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Yankees mailbag: MLB’s Arizona plan, and Aaron Judge vs. Pete Alonso and Mark McGwire

Get your answers to this week’s mailbag.

MLB: New York Yankees at New York Mets Brad Penner-USA TODAY Sports

Good afternoon everybody, it’s the end of another week, which means we are, at least in theory, one week closer to Opening Day. Here are the answers for this week’s mailbag. Remember to send in your questions for our weekly call by e-mail to pinstripealleyblog [at] gmail [dot] com.

Steve B asks: With all of the discussion about MLB playing the 2020 season in FL and/or AZ, including at open-air minor league facilities, has any concern been raised about the extreme heat in which teams would be playing during summer months? MLB teams residing in those states have enclosed or retractable-roof stadiums to avoid the heat, but others would be playing outdoors. Do you see this being a problem?

This has definitely been raised as one of the problems with MLB’s apparent plan to start up play in one or two states. Staging a season entirely from Arizona in particular could force players to suit up in dangerously high temperatures.

According to Weather Underground’s historical figures, the average high temperature in Phoenix in August of 2018 was 103.9 degrees Fahrenheit. On rare occasions did the temperature even drop below 80 degrees. Teams playing at the Diamondbacks’ Chase Field would be fine, but I find it incredibly difficult to envision players taking the field consistently with temperatures soaring into the triple digits.

Florida weather would pose less of a threat. The average high in August 2018 in Tampa came in at about 91 degrees Fahrenheit. That’s still a fair bit hotter than, say, a typical New York City summer, but seemingly less treacherous to the health of the players. Regardless, unless MLB can find a way to run a full season in facilities that can protect players from the sweltering heat, the prospect of an oppressive summer is a legitimate issue with the league’s restart plans.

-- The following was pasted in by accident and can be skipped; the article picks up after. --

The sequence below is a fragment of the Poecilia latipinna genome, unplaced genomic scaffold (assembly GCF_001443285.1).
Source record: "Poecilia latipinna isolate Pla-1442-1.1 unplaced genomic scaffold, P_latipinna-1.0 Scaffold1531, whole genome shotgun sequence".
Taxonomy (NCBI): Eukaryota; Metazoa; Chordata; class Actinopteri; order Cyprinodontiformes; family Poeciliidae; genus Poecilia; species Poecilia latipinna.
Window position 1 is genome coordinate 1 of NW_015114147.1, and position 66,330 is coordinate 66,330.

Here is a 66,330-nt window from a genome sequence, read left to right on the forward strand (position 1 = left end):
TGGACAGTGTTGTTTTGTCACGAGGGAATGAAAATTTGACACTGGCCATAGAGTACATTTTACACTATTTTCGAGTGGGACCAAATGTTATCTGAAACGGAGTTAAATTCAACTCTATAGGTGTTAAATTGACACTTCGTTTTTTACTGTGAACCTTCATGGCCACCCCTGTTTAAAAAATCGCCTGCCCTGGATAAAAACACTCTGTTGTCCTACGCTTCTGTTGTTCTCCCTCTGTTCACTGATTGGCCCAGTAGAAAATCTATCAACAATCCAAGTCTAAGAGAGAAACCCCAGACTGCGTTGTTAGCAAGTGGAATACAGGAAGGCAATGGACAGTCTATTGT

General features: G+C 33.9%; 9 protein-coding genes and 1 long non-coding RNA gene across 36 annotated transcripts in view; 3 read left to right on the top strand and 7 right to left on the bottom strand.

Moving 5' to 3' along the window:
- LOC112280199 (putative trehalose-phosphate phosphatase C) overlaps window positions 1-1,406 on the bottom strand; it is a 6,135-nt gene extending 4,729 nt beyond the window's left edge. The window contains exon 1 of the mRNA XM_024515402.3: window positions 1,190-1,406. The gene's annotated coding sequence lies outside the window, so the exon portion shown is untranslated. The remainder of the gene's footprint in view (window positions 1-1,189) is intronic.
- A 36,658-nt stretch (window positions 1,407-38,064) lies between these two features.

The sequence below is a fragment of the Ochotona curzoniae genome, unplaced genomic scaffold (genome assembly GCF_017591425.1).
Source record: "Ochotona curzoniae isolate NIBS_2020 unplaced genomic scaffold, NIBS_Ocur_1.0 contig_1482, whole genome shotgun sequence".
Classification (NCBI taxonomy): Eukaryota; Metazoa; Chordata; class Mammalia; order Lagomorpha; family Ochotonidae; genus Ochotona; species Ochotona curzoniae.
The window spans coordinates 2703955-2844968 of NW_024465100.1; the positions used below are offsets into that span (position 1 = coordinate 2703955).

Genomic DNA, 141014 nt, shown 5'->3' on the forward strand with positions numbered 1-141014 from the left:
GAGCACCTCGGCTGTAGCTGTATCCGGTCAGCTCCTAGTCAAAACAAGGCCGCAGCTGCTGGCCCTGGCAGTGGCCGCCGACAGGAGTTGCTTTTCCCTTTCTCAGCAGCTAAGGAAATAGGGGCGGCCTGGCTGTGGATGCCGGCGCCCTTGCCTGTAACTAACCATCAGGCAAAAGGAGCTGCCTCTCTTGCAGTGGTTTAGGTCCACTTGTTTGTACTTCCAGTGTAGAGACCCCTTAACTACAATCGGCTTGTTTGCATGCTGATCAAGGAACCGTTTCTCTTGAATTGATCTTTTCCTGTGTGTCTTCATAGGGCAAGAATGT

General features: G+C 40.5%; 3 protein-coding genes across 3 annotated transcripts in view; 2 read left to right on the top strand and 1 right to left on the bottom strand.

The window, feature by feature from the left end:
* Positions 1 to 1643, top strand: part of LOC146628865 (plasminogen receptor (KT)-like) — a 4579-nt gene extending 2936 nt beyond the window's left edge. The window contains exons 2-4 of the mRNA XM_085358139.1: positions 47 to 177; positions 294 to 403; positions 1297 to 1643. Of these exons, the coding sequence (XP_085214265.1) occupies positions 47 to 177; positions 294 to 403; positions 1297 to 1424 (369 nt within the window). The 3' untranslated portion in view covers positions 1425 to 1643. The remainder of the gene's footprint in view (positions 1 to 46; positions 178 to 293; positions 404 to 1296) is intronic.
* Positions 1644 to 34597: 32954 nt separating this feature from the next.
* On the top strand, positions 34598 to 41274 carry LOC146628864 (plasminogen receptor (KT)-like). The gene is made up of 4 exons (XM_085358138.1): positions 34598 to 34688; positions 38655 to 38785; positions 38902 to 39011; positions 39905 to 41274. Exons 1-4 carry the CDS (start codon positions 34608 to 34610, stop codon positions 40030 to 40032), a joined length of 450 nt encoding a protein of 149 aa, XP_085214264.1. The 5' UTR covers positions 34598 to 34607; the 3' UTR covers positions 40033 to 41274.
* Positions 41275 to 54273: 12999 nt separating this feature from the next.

J.A. Salazar asks: If you had to choose a rookie from the past to be on your team (not looking at career overall, just the rookie year) between Mark McGwire, Aaron Judge, and Pete Alonso, who would you pick, and who had the best rookie year numbers overall?

If I’m reading this question correctly, we actually have two prompts here: which of these three players had the best rookie season, and which player would you take for their career, based solely off their rookie seasons.

The reason J.A. has highlighted this trio is clear, as they are forever linked by their record-setting home run totals as rookies. McGwire hit a then-record 49 homers in 1987 for the Athletics, Judge smashed 52 dingers in 2017 with the Yankees, and Alonso quickly broke Judge’s record with 53 homers for the Mets last season.

I think the first question, about which rookie campaign was the best, is fairly straightforward. Judge’s rookie season might be the best non-Mike Trout debut campaign in the history of the game. In the past 100 years, Judge’s 8.3 fWAR in 2017 is topped only by Trout’s 10.1 fWAR mark from his 2012 rookie season.

While Alonso and McGwire kept pace with Judge in terms of homers during their rookie seasons, Judge’s overall campaign simply outpaces the other two. Judge backed up his prodigious power with a proclivity for getting on-base, running a stellar .422 OBP, compared to .370 and .358 figures from McGwire and Alonso, respectively. Moreover, Judge handled his right field position aplomb, while McGwire and Alonso each played the less valuable first base.

Because of that, I would argue Judge is also the answer to the second question regarding whose career one should take just based on these rookie seasons, but I don’t think the answer is as clear cut. The best argument for Judge is that his performance was the best, yet that’s not the only factor to consider when projecting a rookie’s future.

Age complicates matters. Judge was two years older than McGwire as a rookie, and a year older than Alonso. Judge also probably had more question marks regarding his long-term durability just based on his sheer size. At 6-foot-7 and 285 lbs, Judge has 40 pounds on Alonso’s listed weight, and 70 on McGwire.

All that said, based just on their rookie seasons, I’d still have taken Judge’s career going forward, even if he was older and had question marks regarding how well his enormous body would age. His rookie season was that good, and he contributed to winning baseball in more ways than Alonso and McGwire did, providing value with power, patience, fielding and baserunning. He was the more well-rounded player, one that will hopefully fend off age-related decline with his diverse set of skills.

Larry S asks: How about starting the season with the Yankees and Dodgers playing for the 2017 championship at Minute Maid Park in Houston?

My head says no, but my heart says yes.